It’s relatively easy to objectively evaluate players. That’s not the case with managers or GMs, however — though I gave my best shot at it earlier with respect to the Bochy extension. Now, I’ll tackle the Sabean extension. The fact of the matter is, the process of an organization’s decision-making extends beyond the GM. Always. He often gets all the credit or blame for a specific move, but many decision-makers in the front office play a significant role in team moves — whether it be signings, contracts, et al.
With that in mind, let’s discuss Sabean. It’s easy to be lazy in criticizing him. Mention the Barry Zito and Aaron Rowand albatrosses, throw in a comment about his love of veteran players, and voila. In reality though, Sabean is a lot more complicated than the veteran-loving moron that some portray him as (I’ve probably done so many times in the past, admittedly). This is just an oversimplified hyperbolic image of him, and isn’t an entirely fair/accurate assessment.
As an exercise, let’s just assume Sabean was not at all responsible for signing Zito or Rowand. He has, after all, been somewhat cleared of those deals in the past. Obviously it’s quite a stretch to say he played no role (or even a minimal role) in dishing out those contracts, but that’s not the point here. If we clear him of these, imagine a Sabean sans Rowand/Zito — how does his record as Giants GM look?
On a very basic level, he seems to be incapable of putting together a good offense, which ultimately stems from a flawed approach when it comes to evaluating hitters. A look back at the hitters he’s acquired in recent years, and this becomes evident. Sabean guaranteed Miguel Tejada, a 37-year-old shortstop, for $6.5 MM in November. The original Aubrey Huff signing worked out well, but that was quite obviously just as much luck as it was Sabean, and it’s not like Huff was Sabean’s first (or even second) option. Oh yeah, and Huff 2.0 is a disaster so far. The Edgar Renteria deal was too lucrative, and though the Juan Uribe contracts were both quite successful, it (again) seems like luck played a large role. Consider that Uribe was an 80 OPS+ hitter in eight seasons prior to coming to San Francisco, but in his two seasons here, he was north of 100 (107 OPS+). It’s obviously not all blemishes here, but there seems to be a pattern. I think the two best examples of recent Sabean screw-ups in player evaluation are Orlando Cabrera and Willie Bloomquist. Cabrera was so clearly a useless player when he was acquired, and yet the Giants gave up a decent prospect in exchange for him. To nobody’s surprise, Cabrera was awful in his brief time here. And then there’s Willie Bloomquist, career 1.3 WAR — all of which came in his first two seasons, who the Giants offered a two-year $4.6MM deal. These kinds of moves/offers only reinforce that Sabean stereotype.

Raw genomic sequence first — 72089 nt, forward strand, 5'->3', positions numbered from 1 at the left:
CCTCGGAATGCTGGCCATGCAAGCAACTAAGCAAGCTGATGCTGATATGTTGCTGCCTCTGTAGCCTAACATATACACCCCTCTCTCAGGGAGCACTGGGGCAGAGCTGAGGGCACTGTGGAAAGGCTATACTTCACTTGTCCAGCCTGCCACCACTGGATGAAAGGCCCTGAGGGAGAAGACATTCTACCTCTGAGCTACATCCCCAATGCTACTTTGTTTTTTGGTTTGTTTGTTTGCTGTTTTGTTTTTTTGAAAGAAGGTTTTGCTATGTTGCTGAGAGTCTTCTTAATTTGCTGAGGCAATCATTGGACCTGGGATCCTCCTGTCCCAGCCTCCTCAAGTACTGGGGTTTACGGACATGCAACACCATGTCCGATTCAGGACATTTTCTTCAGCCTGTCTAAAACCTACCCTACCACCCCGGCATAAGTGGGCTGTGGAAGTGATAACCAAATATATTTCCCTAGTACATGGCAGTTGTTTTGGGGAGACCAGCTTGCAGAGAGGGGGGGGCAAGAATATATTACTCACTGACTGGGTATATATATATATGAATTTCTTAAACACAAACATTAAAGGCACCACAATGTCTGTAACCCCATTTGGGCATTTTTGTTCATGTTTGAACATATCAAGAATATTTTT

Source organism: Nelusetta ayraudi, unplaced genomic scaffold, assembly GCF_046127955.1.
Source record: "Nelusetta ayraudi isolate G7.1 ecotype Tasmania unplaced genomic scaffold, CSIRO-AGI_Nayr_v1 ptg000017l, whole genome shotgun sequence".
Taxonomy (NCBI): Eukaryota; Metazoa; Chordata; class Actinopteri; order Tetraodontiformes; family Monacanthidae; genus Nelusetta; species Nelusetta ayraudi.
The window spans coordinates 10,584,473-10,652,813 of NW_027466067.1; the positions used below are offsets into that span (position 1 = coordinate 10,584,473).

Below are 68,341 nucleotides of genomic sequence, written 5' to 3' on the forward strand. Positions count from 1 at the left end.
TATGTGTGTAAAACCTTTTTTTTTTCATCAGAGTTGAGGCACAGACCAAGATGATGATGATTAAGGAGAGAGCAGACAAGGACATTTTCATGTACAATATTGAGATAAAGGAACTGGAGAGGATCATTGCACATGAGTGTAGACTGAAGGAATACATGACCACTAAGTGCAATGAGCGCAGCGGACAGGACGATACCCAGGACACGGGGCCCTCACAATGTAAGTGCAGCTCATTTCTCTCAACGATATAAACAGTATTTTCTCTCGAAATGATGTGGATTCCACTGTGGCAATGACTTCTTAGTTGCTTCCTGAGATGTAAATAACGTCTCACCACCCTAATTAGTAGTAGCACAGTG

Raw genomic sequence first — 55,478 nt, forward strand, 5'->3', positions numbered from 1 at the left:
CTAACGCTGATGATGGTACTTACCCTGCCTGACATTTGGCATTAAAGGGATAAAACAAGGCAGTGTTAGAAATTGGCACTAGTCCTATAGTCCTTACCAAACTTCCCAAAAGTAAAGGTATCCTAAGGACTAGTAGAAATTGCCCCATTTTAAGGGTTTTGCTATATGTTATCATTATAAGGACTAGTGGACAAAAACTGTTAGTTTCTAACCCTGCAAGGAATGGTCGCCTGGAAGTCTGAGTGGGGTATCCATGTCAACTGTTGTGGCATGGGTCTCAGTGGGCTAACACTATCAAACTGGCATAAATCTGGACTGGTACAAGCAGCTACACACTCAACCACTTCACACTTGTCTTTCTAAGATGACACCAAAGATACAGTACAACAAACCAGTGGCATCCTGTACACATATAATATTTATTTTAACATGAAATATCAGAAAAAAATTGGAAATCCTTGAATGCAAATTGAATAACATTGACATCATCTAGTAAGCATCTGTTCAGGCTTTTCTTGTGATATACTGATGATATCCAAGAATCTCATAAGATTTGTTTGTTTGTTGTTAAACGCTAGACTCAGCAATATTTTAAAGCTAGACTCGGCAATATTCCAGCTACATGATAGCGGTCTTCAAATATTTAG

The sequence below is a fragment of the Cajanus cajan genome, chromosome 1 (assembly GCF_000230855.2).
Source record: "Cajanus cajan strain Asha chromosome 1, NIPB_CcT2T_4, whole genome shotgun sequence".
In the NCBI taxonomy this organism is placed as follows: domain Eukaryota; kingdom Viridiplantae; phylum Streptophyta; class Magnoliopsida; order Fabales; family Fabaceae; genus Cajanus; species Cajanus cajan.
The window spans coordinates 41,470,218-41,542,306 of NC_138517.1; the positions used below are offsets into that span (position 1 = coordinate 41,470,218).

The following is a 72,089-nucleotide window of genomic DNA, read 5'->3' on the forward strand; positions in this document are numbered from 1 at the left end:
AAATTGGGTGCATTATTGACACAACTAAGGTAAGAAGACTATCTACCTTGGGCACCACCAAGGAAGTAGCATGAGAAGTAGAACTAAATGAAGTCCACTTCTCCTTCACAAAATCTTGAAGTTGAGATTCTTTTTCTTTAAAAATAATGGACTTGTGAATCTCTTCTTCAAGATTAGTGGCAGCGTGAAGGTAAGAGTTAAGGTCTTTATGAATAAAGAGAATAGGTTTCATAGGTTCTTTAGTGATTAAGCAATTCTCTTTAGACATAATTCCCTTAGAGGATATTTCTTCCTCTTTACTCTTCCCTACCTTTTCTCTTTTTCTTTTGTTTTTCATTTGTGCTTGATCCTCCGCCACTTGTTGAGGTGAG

Then there’s the positive, of course. Under Sabean, just one year ago, the Giants won the World Series. He’s assembled a pitching staff that’s consistently great; he had plenty of opportunities to trade Tim Lincecum, Matt Cain, Jonathan Sanchez, or Madison Bumgarner for a bat, but he kept them around long enough to win a championship. He has an extensive scouting background, so it doesn’t seem too far off to give him some credit for the homegrown pitching, as well as the solid core of young hitting talent the Giants have formed in Pablo Sandoval/Buster Posey/Brandon Belt.
Unfortunately, it’ll be his task in the next few years to complement this talent with solid regulars. He’s not nearly as bad as some might say, but I can’t get around the fact that I’m just not excited about the prospect of having him around for the next few years. If history tells us anything, it’s that shopping for position players isn’t his forte.